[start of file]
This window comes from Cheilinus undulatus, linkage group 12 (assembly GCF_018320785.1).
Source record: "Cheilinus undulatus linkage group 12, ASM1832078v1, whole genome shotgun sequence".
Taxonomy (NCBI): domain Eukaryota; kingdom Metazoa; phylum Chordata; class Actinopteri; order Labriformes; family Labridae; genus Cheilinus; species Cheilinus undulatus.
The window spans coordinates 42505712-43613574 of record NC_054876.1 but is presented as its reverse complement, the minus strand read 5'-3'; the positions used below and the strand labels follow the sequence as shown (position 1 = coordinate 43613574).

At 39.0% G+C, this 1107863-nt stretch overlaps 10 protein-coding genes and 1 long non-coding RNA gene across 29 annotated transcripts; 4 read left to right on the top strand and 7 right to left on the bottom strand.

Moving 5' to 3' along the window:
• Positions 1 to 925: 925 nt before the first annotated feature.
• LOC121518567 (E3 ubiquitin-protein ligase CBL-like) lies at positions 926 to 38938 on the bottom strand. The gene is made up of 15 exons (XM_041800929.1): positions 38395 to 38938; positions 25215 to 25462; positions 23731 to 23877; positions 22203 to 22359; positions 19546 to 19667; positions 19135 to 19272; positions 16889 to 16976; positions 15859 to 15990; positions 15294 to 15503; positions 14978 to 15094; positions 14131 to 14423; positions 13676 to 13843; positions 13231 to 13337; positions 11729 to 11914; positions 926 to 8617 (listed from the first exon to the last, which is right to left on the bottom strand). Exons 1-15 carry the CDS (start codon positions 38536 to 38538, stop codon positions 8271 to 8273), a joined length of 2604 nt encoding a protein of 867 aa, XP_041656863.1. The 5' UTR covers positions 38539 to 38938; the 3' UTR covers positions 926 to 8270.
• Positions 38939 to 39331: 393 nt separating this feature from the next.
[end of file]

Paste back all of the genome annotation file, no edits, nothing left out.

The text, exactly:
This window comes from Cheilinus undulatus, linkage group 12 (assembly GCF_018320785.1).
Source record: "Cheilinus undulatus linkage group 12, ASM1832078v1, whole genome shotgun sequence".
Taxonomy (NCBI): domain Eukaryota; kingdom Metazoa; phylum Chordata; class Actinopteri; order Labriformes; family Labridae; genus Cheilinus; species Cheilinus undulatus.
The window spans coordinates 42505712-43613574 of record NC_054876.1 but is presented as its reverse complement, the minus strand read 5'-3'; the positions used below and the strand labels follow the sequence as shown (position 1 = coordinate 43613574).

At 39.0% G+C, this 1107863-nt stretch overlaps 10 protein-coding genes and 1 long non-coding RNA gene across 29 annotated transcripts; 4 read left to right on the top strand and 7 right to left on the bottom strand.

Moving 5' to 3' along the window:
• Positions 1 to 925: 925 nt before the first annotated feature.
• LOC121518567 (E3 ubiquitin-protein ligase CBL-like) lies at positions 926 to 38938 on the bottom strand. The gene is made up of 15 exons (XM_041800929.1): positions 38395 to 38938; positions 25215 to 25462; positions 23731 to 23877; positions 22203 to 22359; positions 19546 to 19667; positions 19135 to 19272; positions 16889 to 16976; positions 15859 to 15990; positions 15294 to 15503; positions 14978 to 15094; positions 14131 to 14423; positions 13676 to 13843; positions 13231 to 13337; positions 11729 to 11914; positions 926 to 8617 (listed from the first exon to the last, which is right to left on the bottom strand). Exons 1-15 carry the CDS (start codon positions 38536 to 38538, stop codon positions 8271 to 8273), a joined length of 2604 nt encoding a protein of 867 aa, XP_041656863.1. The 5' UTR covers positions 38539 to 38938; the 3' UTR covers positions 926 to 8270.
• Positions 38939 to 39331: 393 nt separating this feature from the next.